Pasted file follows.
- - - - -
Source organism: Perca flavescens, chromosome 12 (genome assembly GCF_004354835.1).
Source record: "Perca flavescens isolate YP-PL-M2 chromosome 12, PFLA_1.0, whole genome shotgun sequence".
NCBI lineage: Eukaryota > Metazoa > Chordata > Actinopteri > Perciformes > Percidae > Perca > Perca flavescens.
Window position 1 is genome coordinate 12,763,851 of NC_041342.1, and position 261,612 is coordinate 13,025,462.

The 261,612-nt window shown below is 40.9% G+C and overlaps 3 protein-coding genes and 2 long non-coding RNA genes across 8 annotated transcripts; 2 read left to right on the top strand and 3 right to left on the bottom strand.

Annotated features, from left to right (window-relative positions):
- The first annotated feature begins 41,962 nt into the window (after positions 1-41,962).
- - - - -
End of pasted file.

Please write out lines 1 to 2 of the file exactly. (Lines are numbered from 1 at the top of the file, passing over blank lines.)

Source organism: Perca flavescens, chromosome 12 (genome assembly GCF_004354835.1).
Source record: "Perca flavescens isolate YP-PL-M2 chromosome 12, PFLA_1.0, whole genome shotgun sequence".